Pros: Wonderful plot and characters
Cons: Some readers will feel preached at
Rating: 4 out of 5
Mira Grant’s novella Kingdom of Needle and Bone introduces us to eight-year-old Lisa Morris, who has gone to a theme park with her parents. Only, she just fell ill, and has spread that illness to hundreds of other people. The new strain of measles comes to be called Morris’s disease, and it isn’t just highly contagious and virulent. It also causes the immune system to “forget” some other immunities, rendering much of the population of the world effectively unvaccinated. Thus diseases such as mumps and whooping cough make a comeback as well. There are fierce societal arguments about whether vaccinations should be mandatory, and pediatrician Izzy (Lisa’s aunt) decides that if the governments won’t do anything, she will. She finds someone with healthy children and deep pockets who would do anything to keep his children safe, and she sets out to establish quarantined areas for the healthy. The idea isn’t to repopulate the species after the diseases wreak havoc; the idea is merely to keep as many people safe as possible until vaccines and cures are inevitably found. It’s believed that Morris’s disease must be man-made, but no one takes responsibility for it.
A fair amount of time is spent on the various issues surrounding vaccination. In here, politics make unlikely bedfellows as both the anti-vaxxer movement and the pro-choice movement realize they hinge on the issue of bodily autonomy. Izzy feels very strongly that the solution isn’t enforced vaccination: it’s to deny non-vaccinated people access to the society they are endangering, and get as many people as possible to voluntarily go along with vaccination. Unfortunately, Morris’s disease killed plenty of people who had been vaccinated, so the anti-vaxxers have used that to bolster their arguments that vaccinations don’t help.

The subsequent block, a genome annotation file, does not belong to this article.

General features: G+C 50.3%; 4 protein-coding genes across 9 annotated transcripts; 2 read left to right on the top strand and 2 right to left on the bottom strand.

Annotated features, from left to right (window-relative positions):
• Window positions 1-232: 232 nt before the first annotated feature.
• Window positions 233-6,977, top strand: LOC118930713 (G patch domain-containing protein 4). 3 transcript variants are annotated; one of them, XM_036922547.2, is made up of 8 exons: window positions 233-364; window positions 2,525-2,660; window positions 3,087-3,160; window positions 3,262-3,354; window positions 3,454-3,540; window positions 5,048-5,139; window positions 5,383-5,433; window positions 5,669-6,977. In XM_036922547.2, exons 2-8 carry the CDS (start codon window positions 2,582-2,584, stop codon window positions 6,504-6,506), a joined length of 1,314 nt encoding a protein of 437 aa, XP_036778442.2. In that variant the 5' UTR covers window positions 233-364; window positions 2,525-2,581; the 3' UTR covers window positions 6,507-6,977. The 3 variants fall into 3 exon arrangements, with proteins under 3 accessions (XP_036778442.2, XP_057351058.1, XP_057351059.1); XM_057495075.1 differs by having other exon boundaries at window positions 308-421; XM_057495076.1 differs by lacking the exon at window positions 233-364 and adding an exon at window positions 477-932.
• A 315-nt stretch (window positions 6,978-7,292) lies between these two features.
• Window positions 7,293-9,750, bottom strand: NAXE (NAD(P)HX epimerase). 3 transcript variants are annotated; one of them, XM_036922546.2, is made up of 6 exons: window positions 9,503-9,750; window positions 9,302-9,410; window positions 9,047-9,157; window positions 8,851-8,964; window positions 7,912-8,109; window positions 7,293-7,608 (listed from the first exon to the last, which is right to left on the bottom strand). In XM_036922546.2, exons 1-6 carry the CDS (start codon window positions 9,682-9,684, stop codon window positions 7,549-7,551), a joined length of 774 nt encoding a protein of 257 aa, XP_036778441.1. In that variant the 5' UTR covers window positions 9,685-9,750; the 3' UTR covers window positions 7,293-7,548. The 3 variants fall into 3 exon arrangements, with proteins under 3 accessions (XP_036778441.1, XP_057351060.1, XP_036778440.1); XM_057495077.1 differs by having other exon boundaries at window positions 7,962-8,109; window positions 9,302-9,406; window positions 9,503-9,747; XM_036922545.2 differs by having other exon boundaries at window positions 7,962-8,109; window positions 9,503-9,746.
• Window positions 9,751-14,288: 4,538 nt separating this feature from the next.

There’s enough material in here about vaccinations, anti-vaxxers, and so on that it could read as a little preachy, although it’s all done within the context of Izzy and her sisters. And it does bring up interesting questions about bodily autonomy. Her younger sister Brooke was Lisa’s mother, and is a pharmacist. Her middle sister Angela is a rabid proponent of mandatory vaccinations. Before Izzy and Brooke start their quarantine zones plan the book isn’t wholly engaging, but once they do it picks up.
I particularly enjoy the plot toward the end; obviously I don’t want to give it away, so I’ll just say it justified the entire book. I like some of Mira Grant’s other work better than this one, but this still satisfied me and left me wanting to read more of her books!